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Kid-Friendly Plants

February 04 2021

Kid-Friendly Plants

Kid-Friendly Plants

Indoor Gardening with Kids

Much has been written on the benefits of teaching kids to garden. They learn an appreciation for nature and its processes, for science and observation, for cause and effect … and they gain patience, delicacy, and an understanding of the true value of plants both as commodity and for their intrinsic beauty. Yet surprisingly little has been written about indoor gardening with kids. 

The same principles and values apply to indoor gardening, along with the added discovery of the home as a place of light and shade, of relative moisture or warmth, and as a place where other gentle beings may grow. Plus, in winter when opportunities for outdoor play is limited, indoor gardening provides a welcome distraction, and plant care a welcome routine.

Below are several fun plants that are easy for kids to grow and care for (with appropriate supervision, of course). Some factors to consider when choosing plants to grow with kids include ease of planting or propagation; complexity of care; how quickly it grows; and … well, the payoff: how interesting the plant is to look at, observe, or harvest.

Chinese money plant (Pilea peperomioides) 

These delightfully weird-looking plants feature disc-shaped leaves at the tips of long green stems. You do not need to start from seed; we sell 2" potted pilea starts that are ready to go! Pilea like a rich, well-draining potting mix and bright indirect light such as a windowsill. Water when the first inch of soil dries out but don’t let it get overly soggy. 

Level of care. Easy to moderate

Appeal. Fun to look at, grows new foliage continuously

Learning opportunity. Rotate the pot when you notice the plant stretching toward the sunlight—a key building block for its food, like water and soil! 

Q: Why do money plants drop their leaves?

A: So they can rake it in!

Crocodile Fern (Microsorum musifolium)

Unlike its more feathery counterparts, this fern has long, broad, pointed leaves whose texture resembles the leathery skin of a crocodile (or maybe a dinosaur)! But like other ferns, this one likes well-draining soil with plenty of water and bright, indirect sunlight. Humidity is a plus here, so consider placing the crocodile in a kitchen or bathroom. Or use a spray bottle to mist daily!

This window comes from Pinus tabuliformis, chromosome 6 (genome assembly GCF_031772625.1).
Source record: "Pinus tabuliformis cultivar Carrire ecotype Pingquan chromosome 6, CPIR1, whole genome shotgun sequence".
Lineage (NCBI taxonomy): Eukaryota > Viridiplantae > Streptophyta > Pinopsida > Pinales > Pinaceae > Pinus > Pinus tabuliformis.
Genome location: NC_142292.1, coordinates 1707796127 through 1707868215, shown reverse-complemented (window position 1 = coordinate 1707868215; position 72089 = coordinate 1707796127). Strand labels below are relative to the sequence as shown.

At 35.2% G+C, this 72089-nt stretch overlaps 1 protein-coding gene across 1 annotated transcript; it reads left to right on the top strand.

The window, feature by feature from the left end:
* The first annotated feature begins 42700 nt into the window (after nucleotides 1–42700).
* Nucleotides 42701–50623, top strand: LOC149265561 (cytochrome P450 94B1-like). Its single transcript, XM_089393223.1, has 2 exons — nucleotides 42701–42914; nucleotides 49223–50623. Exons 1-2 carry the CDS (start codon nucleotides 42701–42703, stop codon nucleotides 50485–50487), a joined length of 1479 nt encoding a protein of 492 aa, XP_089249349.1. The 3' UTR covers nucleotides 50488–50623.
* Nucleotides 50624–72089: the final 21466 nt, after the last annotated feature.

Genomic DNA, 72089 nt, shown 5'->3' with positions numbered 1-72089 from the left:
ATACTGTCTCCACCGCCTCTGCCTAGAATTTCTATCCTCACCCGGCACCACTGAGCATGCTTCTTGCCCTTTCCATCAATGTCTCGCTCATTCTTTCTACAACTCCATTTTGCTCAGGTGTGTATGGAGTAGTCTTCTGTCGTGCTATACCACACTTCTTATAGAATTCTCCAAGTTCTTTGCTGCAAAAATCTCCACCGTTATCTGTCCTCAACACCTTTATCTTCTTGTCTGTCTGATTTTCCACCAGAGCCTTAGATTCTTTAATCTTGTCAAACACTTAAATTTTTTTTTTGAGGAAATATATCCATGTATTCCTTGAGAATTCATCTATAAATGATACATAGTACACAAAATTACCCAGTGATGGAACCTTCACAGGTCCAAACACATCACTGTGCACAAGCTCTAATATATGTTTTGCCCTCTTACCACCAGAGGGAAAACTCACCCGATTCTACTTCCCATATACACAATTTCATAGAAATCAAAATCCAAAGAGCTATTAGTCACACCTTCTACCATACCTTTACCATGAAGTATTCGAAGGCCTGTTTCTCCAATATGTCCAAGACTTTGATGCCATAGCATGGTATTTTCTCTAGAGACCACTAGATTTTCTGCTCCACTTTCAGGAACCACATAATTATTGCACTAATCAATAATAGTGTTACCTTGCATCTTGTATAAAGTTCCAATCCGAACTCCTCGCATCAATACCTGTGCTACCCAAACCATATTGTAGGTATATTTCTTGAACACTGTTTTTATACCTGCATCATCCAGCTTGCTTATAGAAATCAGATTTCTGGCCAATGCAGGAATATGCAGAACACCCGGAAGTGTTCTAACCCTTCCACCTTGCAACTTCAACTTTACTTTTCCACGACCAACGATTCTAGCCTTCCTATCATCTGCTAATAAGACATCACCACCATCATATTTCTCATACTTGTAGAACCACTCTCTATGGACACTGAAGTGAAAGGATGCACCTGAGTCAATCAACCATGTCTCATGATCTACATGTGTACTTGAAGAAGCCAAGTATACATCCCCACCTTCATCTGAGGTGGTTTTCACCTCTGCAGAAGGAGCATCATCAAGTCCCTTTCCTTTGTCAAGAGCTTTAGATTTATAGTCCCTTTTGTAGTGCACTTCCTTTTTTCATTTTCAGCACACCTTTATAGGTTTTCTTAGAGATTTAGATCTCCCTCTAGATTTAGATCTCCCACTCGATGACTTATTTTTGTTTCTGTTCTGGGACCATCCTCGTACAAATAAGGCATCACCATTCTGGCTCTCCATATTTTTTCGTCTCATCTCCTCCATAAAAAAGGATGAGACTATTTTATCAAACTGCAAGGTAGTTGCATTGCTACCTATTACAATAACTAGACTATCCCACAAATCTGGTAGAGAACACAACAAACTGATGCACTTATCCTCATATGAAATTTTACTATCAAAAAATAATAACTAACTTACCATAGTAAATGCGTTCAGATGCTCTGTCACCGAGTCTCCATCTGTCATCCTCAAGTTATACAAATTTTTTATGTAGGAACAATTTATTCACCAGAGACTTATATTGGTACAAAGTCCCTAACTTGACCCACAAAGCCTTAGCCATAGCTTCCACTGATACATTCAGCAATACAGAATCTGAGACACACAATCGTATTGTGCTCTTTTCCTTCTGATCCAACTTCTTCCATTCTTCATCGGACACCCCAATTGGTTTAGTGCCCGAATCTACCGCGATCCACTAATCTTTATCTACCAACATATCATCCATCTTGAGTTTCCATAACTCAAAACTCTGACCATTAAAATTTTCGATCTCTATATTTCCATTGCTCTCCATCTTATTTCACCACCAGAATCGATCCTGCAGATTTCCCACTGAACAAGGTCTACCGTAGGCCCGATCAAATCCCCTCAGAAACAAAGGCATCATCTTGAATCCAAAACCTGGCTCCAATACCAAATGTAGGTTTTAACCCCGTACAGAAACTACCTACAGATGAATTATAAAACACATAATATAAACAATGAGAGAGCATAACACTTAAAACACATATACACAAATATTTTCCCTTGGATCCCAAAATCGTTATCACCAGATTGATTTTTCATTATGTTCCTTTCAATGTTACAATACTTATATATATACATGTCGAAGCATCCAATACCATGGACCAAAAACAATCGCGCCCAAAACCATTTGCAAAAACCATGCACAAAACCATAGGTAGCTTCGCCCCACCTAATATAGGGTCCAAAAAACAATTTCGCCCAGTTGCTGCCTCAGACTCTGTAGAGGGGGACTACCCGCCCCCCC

Level of care. Very easy

Appeal. Fun to look at, grows new foliage continuously

Learning opportunity. These ferns are epiphytic like air plants: they can grow without any soil, gathering their nutrients from their surroundings. Once the fern is full-grown, try working the plant loose from its pot and gently dividing out a section of it by its roots. Then use cotton thread, fishing line, or thin wire to anchor the new plant by its roots to a piece of driftwood, a decorative rock, or even a coat hanger! (For moisture retention, it may help to place some moss or cotton beneath the roots.)

Q: What do crocodile ferns and dinosaurs have in common?

A: Meteors are bad news for both of them!

Cactus and other succulents

The same traits that make succulents successful in the desert—and popular among people who are forgetful about watering—make them great for teaching kids about indoor gardening. We have nice 2-inch aloe and cactus plants at Watson’s. Some cactus are definitely spiny and should be handled with care, but some are spine-free and very kid-friendly indeed. 

Level of care. Very easy

Appeal. Fun to look at, easy to grow, (some) sense of danger

Learning opportunity. Aloe vera is a kind of succulent, like cactus. Its leaves are filled with a gel that has medicinal properties (but don’t eat it!). Next time you get a cut, bite, or heaven forbid, a burn, cut off a small section and squeeze the gel onto the injury and note how it feels afterwards.

Q: Why was the cactus sent home from the birthday party?

A: He kept popping all the balloons.


 Purple pitcher plant (Sarracenia purpurea)

Look, you knew this list would have to have at least one carnivorous plant. Who doesn’t want to see a plant that gets its nutrients from water, soil, sunlight … and bugs?

The purple pitcher plant is the easiest pitcher plant to care for—especially in the northwest—and is one we carry. Give them a well-draining yet moisture-retentive soil like peat moss, and place in moderate to bright sunlight. Keep the soil moist but be sure to let it drain; don’t let the plant sit in soggy soil.

Level of care. Moderate

Appeal. Watch the tiny flies that collect inside the pitcher! It’s eating them!!

Learning opportunity. The very particular conditions that a pitcher plant thrives in tells you something about the bogs where they are native: seasonally moist but deprived of good soil, they need nutrients wherever they can get them!

Q: What did the pitcher plant order at the drive-thru?

A: A burger with flies.

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